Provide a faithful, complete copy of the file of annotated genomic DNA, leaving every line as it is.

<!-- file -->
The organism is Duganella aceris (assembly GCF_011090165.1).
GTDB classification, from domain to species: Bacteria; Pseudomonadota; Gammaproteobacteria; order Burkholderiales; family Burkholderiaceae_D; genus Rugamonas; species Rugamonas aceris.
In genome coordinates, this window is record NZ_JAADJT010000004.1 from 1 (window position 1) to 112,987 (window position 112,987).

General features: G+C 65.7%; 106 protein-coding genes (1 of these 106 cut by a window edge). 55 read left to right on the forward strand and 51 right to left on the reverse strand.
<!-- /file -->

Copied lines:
The organism is Duganella aceris (assembly GCF_011090165.1).
GTDB classification, from domain to species: Bacteria; Pseudomonadota; Gammaproteobacteria; order Burkholderiales; family Burkholderiaceae_D; genus Rugamonas; species Rugamonas aceris.
In genome coordinates, this window is record NZ_JAADJT010000004.1 from 1 (window position 1) to 112,987 (window position 112,987).

General features: G+C 65.7%; 106 protein-coding genes (1 of these 106 cut by a window edge). 55 read left to right on the forward strand and 51 right to left on the reverse strand.